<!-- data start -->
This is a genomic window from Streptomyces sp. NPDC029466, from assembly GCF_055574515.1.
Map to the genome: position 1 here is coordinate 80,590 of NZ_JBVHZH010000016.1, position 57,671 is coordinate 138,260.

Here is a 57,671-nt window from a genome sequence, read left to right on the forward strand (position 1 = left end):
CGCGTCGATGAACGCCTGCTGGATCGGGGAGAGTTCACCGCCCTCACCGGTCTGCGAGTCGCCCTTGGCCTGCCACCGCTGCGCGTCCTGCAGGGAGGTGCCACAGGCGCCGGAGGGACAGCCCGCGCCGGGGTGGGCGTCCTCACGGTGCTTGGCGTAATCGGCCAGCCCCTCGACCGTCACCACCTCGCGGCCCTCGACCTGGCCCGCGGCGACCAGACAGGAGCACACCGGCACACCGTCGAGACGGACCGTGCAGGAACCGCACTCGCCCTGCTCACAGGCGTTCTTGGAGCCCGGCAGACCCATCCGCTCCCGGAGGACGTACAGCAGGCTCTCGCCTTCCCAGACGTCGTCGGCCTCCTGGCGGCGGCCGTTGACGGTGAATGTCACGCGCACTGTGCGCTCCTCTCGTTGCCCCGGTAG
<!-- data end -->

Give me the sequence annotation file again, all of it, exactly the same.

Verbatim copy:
This is a genomic window from Streptomyces sp. NPDC029466, from assembly GCF_055574515.1.
Map to the genome: position 1 here is coordinate 80,590 of NZ_JBVHZH010000016.1, position 57,671 is coordinate 138,260.

Here is a 57,671-nt window from a genome sequence, read left to right on the forward strand (position 1 = left end):
CGCGTCGATGAACGCCTGCTGGATCGGGGAGAGTTCACCGCCCTCACCGGTCTGCGAGTCGCCCTTGGCCTGCCACCGCTGCGCGTCCTGCAGGGAGGTGCCACAGGCGCCGGAGGGACAGCCCGCGCCGGGGTGGGCGTCCTCACGGTGCTTGGCGTAATCGGCCAGCCCCTCGACCGTCACCACCTCGCGGCCCTCGACCTGGCCCGCGGCGACCAGACAGGAGCACACCGGCACACCGTCGAGACGGACCGTGCAGGAACCGCACTCGCCCTGCTCACAGGCGTTCTTGGAGCCCGGCAGACCCATCCGCTCCCGGAGGACGTACAGCAGGCTCTCGCCTTCCCAGACGTCGTCGGCCTCCTGGCGGCGGCCGTTGACGGTGAATGTCACGCGCACTGTGCGCTCCTCTCGTTGCCCCGGTAG